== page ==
Grammar is Important
I’m preaching to myself here.
We all like to read things that are grammatically correct. Sure, sometimes it’s cool to read dialogue in colloquial english — but it is most annoying to read things that have words missing, or words with unnecessary suffixes, or commas where it should be smooth sailing.
It’s easy to fall into the trap of saying that it’s the content that counts, but that’s not altogether helpful. Content certainly counts (indeed it’s the reason we write!), but it’s not much use having potentially good content which your reader can’t focus on because he’s too put out by your errors. I can get annoyed when I find petty errors in other people’s work, but I myself am among the worst offenders. Sometimes I pick at people who don’t capitalise the “i”s, or who abbreviate where I deem it inappropriate (btw, thnx — I’m pretty proud of myself, I actually understand what some of those things mean now). I say “at least I don’t do that” — but I am worse: people who abbreviate have no problem with abbreviations; I dislike bad grammar, yet I’m a consistent offender.
Every time I finish writing an essay or blog-post, I go through it to get rid of mistakes (I’m even starting to quickly read over emails before I send them so I don’t embarrass myself too much). But they always stay there, and I notice them after I release the final draft.
Why is this? Often I’m running behind and I’m in a hurry to get my writing out. I scan it too quickly and miss stuff I should pick up on. In this case, too, I might be editing immediately after I write; I’m tired and my eyes are glazed from staring at the screen. I start to read not what is written, but what I remember myself wanting to write. The next day, when I glance at the printed draft, the sneaky mistakes glare back at me defiantly.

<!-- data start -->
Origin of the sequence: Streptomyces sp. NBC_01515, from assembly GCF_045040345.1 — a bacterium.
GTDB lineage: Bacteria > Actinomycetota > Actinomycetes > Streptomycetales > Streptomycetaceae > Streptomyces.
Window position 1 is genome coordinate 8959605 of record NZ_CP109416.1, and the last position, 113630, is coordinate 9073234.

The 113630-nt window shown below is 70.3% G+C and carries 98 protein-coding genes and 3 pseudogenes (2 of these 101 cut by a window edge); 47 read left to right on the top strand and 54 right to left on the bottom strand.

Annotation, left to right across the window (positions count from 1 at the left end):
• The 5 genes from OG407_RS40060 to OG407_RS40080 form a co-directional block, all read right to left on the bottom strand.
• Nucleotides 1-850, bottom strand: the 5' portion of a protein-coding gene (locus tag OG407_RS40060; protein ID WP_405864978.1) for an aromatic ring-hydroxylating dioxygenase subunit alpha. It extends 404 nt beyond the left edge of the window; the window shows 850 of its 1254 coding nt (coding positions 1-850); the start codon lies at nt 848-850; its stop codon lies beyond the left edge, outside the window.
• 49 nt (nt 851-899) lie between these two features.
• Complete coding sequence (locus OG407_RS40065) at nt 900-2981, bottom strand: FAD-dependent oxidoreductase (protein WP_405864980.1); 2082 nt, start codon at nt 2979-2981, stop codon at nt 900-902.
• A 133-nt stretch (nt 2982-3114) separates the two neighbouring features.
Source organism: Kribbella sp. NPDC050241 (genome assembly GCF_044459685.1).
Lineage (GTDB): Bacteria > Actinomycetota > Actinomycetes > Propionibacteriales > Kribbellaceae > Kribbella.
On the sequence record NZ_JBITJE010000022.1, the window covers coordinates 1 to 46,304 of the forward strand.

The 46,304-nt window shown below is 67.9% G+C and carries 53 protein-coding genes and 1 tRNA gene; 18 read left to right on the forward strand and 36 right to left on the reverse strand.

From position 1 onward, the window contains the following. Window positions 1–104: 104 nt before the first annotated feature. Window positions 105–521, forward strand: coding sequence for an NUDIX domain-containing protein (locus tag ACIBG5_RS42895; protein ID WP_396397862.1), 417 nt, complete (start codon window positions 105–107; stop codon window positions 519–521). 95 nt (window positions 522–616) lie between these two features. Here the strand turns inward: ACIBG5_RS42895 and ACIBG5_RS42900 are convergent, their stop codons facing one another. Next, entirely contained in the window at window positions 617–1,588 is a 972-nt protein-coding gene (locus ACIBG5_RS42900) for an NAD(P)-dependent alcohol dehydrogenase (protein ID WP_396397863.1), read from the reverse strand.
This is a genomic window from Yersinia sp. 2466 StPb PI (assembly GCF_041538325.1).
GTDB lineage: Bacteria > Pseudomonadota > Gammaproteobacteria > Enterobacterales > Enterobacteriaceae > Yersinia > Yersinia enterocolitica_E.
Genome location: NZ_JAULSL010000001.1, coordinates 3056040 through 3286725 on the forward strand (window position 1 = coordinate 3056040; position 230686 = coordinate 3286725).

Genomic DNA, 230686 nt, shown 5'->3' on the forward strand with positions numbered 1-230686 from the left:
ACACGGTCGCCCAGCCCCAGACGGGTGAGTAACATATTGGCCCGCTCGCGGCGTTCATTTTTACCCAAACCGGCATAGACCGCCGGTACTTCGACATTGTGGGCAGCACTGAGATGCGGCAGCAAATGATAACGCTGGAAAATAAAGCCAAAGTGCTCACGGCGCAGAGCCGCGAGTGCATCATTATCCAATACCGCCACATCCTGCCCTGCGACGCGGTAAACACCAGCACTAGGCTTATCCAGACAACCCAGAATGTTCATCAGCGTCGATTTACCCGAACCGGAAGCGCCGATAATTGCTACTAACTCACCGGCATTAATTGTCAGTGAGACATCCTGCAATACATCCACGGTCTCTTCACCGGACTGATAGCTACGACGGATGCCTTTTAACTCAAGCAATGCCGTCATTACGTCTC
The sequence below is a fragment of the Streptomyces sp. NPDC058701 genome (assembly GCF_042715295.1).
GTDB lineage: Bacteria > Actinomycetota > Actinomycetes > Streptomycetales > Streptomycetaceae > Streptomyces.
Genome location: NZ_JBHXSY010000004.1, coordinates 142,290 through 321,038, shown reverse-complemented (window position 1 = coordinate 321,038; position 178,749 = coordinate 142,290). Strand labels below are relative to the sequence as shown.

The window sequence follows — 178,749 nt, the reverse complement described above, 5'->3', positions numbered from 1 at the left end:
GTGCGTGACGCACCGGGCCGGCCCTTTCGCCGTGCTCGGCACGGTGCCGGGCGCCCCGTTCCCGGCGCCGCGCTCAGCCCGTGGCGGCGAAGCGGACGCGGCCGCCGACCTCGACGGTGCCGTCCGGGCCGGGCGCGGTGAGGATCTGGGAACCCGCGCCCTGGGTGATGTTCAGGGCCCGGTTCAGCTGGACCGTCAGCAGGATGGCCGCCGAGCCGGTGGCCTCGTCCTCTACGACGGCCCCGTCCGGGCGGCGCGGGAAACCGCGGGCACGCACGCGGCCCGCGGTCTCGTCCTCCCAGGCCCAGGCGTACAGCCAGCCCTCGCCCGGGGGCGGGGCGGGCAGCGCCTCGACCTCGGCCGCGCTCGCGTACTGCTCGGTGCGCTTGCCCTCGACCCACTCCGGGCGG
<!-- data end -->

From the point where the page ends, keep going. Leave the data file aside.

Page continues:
Altogether, I suppose, I don’t like editing. It is a necessary part of writing, but not one I take pleasure from. I treat it in a “quick-and-get-rid-of-it” manner. You’re never going to excel at anything done in this way. I have written five or six novels, and only one have I tidied up to a mildly presentable degree. I like to write novels; I don’t like to re-write novels – or edit them. Bad news if I ever want to get something published.
A book on this subject that I enjoyed — getting my writing to a state where, if it were someone else’s, I’d want to read it — is Eats, Shoots and Leaves. That book temporarily raised my grammatical standards: perhaps I should read it again. And it happens to be one of those rare books on grammar that doesn’t actually bore you to death, which kind of helps…
As I have continually tried to make clear: I am not a role-model in this area. So now all you readers (not that there are many of you) can (only if you feel like it, of course) have a competition. The aim: find the most mistakes in this post. Since I didn’t write an outline for this post (it just followed my chain of thought — which is why I haven’t said anything profound in the slightest) you’ll probably find many lapses in logic too — but it is harder to say definitively what a lapse in logic is, so stick with competing over the mistakes. I expect the list will be rather long…